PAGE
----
During President Obama’s whirlwind visit to his father’s homeland, people around Kenya often referred to him as “our son.” But what they heard Sunday was more like a lecture from a stern but loving father.
NAIROBI, Kenya — Shaking off the morning chill, they walked down dirt pathways and past burning piles of trash. It would cost 10 shillings — about a dime — to see the speech, but they wanted to see the man.
Inside a shack made of pressed tin sheets, the roof held up by tree trunks, they gathered Sunday morning to hear President Obama on television.
During Obama’s whirlwind visit to his father’s homeland, people around Kenya often referred to him as “our son.” But what they heard Sunday was more like a lecture from a stern but loving father.
And they could not have been happier. Even if they were at times skeptical on a point in Obama’s speech, they said his message would be absorbed and, they hoped, bring change.
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“He is saying what we need to hear,” Simon Oudo said as he watched.
When Obama criticized the “cancer of corruption” that infects every corner of life, Oudo, 25, nodded knowingly.
“I have no job,” he said. He scrapes by on the 50 shillings he earns for each car he washes. In a good week, he can take home 1,000 shillings, or $10.
“There are many jobs,” Oudo said. “But many people buy those jobs. It is corruption. It is killing us.”
Obama’s speech was directed to Kenyans, but it was likely to resonate in any city or village on the continent, many facing the same struggles and challenges.
In Kibera, a rough and worn slum in Nairobi, Kenya’s capital, it was the sense of personal connection with Obama that made this moment different.
When the president spoke of his grandfather’s struggles working as a cook in the British military, there was a hushed silence in the shack. Most of the men there wore battered shoes, and their hands were worn from labor. They knew about struggle.
“He was referred to as a boy even though he was a grown man,” Obama said of his grandfather, adding, “A young, ambitious Kenyan today should not have to do what my grandfather did, and serve a foreign master.”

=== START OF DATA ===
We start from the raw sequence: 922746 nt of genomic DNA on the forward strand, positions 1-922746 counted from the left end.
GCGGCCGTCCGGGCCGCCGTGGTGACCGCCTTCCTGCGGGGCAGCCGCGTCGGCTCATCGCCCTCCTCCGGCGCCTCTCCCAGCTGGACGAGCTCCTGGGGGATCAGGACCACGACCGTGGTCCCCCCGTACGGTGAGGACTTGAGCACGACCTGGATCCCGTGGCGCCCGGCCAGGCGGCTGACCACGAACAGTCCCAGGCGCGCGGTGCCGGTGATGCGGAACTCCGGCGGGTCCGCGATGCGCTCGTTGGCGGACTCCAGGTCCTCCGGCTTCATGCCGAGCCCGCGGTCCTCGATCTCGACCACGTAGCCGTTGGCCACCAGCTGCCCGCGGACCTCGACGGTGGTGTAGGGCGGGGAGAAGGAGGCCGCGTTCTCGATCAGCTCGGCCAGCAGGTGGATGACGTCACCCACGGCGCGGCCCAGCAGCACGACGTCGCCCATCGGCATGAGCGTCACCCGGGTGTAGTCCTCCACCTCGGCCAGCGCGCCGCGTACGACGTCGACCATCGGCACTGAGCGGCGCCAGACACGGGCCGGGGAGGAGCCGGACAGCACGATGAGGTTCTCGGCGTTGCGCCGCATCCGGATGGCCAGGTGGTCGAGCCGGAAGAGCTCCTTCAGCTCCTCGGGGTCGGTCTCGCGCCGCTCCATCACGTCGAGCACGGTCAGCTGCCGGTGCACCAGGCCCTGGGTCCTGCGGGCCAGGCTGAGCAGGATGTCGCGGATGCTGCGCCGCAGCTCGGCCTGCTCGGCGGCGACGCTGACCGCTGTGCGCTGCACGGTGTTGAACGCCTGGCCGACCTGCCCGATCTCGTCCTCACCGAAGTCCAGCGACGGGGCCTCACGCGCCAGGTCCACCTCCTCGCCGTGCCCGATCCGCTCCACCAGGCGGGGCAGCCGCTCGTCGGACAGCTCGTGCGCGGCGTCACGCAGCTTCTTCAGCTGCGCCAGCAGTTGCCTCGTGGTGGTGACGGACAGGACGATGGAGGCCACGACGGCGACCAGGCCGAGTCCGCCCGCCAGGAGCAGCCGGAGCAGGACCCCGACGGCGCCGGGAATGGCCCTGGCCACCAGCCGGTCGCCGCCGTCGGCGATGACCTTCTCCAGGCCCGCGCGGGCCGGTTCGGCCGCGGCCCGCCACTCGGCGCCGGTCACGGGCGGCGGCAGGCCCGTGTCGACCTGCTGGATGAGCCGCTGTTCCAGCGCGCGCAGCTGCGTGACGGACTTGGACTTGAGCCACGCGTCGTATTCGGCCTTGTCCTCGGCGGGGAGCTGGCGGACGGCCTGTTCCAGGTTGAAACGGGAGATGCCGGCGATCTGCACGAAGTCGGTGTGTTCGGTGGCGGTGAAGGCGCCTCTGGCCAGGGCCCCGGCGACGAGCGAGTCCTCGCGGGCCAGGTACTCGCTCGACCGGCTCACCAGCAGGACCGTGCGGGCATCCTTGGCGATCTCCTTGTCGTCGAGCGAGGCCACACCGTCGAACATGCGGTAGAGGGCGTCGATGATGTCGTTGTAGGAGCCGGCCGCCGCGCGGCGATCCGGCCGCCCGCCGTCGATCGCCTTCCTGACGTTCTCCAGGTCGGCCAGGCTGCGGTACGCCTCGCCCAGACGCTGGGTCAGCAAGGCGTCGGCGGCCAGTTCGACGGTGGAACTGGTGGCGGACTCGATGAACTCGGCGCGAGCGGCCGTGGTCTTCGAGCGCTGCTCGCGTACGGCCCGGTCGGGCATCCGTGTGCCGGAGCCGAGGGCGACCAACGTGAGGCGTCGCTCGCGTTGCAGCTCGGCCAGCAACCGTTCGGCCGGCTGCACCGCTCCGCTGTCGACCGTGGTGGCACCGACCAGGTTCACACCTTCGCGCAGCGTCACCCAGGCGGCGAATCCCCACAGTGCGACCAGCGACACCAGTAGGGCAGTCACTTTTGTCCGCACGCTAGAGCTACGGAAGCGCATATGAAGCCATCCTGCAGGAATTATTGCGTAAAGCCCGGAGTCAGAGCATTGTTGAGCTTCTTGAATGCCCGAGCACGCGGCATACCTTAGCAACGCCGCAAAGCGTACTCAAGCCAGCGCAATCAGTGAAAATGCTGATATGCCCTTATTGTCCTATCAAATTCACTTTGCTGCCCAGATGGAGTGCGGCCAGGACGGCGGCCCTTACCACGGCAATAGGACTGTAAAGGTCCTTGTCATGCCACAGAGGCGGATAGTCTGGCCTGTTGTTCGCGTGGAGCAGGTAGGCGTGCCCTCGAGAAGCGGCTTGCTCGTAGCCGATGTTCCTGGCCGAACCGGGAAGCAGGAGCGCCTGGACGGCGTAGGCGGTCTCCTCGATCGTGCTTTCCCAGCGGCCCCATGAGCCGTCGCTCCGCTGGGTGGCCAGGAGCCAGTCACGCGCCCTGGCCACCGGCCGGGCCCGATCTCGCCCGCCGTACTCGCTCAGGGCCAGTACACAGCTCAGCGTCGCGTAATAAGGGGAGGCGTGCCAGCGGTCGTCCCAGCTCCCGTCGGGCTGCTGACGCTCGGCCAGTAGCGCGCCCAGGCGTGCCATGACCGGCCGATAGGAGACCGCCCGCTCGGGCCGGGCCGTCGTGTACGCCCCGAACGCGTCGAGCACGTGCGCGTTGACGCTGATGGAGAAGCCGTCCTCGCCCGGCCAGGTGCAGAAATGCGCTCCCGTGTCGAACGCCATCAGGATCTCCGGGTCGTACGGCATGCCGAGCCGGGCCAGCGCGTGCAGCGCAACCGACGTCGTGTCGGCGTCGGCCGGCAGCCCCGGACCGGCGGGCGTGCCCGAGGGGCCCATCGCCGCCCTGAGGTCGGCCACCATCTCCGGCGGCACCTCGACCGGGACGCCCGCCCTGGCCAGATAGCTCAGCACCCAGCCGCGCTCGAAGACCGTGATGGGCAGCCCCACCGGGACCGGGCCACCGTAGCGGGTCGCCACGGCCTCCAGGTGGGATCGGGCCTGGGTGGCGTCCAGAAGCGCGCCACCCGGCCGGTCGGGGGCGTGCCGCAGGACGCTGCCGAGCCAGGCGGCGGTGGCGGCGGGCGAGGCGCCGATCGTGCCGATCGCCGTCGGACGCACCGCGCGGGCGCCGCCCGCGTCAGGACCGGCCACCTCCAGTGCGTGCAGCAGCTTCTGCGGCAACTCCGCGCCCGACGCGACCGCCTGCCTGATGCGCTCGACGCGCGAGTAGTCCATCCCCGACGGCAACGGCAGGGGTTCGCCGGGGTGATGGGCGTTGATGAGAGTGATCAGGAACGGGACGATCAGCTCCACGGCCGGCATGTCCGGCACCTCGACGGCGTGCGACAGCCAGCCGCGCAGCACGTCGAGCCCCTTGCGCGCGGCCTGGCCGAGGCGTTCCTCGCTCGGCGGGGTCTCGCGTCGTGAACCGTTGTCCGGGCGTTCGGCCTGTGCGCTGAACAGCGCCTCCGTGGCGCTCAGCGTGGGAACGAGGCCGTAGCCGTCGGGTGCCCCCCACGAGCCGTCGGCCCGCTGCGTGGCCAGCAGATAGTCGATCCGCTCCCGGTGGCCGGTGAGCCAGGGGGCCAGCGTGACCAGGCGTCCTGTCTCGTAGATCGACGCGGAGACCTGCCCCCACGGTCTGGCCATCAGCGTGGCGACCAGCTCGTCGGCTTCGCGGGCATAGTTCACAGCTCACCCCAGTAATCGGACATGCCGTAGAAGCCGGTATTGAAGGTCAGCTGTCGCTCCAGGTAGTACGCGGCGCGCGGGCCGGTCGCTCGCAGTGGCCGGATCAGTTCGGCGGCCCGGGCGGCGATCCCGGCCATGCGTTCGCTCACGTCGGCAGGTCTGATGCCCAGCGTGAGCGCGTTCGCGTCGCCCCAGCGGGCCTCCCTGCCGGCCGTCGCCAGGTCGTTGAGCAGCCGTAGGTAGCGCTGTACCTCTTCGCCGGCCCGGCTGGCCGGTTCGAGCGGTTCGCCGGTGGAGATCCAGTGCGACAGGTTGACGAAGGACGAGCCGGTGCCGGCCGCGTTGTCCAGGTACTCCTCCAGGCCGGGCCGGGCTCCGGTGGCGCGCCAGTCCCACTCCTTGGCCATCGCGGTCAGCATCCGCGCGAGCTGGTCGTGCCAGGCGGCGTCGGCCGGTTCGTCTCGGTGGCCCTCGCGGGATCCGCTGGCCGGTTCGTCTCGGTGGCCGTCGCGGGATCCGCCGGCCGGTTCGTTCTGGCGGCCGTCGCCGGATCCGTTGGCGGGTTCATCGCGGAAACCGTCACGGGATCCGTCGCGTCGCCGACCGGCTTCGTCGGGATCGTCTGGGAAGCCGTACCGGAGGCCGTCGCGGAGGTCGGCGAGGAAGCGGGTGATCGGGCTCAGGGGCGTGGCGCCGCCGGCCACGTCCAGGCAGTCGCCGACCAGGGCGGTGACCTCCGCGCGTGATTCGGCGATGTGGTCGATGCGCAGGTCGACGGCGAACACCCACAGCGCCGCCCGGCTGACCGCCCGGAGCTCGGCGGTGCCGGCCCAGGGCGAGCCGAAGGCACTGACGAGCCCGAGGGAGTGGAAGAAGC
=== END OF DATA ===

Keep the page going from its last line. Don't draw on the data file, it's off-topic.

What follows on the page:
“You don’t need to do what my father did, and leave your home in order to get a good education and access to opportunity,” Obama said. “Because of Kenya’s progress, because of your potential, you can build your future right here, right now.”
They burst out in enthusiastic shouting.
Kibera is only a short walk from new office buildings and fancy restaurants, a testament to Kenya’s growing prosperity.
When Obama came to Kenya in 2006 as a senator, he visited this area.
Mohamed Abdul Rahim Suleiman met him that day, and on Sunday, he wore two Obama buttons on his chest as proof.
The words on one button — “Change. Courage. Hope.” — were also the words echoed in the shack, grandly known as San Siro Stadium. It is usually filled with people watching soccer. A chicken scurried across the floor as the headline on the TV declared, “Obama’s Grand Return.”
To a person, the people watching the speech said they believed Obama’s return would help their country.
“We all trust Obama,” said Solomon Mujivane, 49. “We are very proud of him. We know he does not see tribe. When he speaks about corruption, our leaders will listen.”
But even among this adoring crowd, there was some cynicism. At one point, a group of men burst into laughter, shouting in Swahili, as Obama talked about corruption.
“Corruption is everywhere,” Rashid Seif, 32, explained, pointing at another young man. “Just ask that man.”
Apparently, he was taking a bit off the top of the entry fee for watching the speech.
Obama’s call for better treatment of women — unlike descriptions of his personal history and calls to end corruption — was met mostly with silence. He got a laugh when he compared a society that limits its women to a team that does not use half its players.
“That’s stupid,” Obama said.
But there was only one woman in the room.
Elizabeth Nakhungo, 36, sat quietly with a broad smile. When asked what she thought about the president’s speech, her husband answered for her.
“She loved it,” he said.
The crowd was largely quiet as it listened to what at times felt like a sermon. One young man leaned over to a friend as Obama discussed his own journey and whispered, “Obama is really telling the whole story of all Kenyans.”
Oudo, the car washer, does not know what tomorrow will bring. He expects, though, that it will be a struggle to pay for food. Life will be hard.
“But today, it is a beautiful day,” he said. “We thank this great man for coming to Kenya.”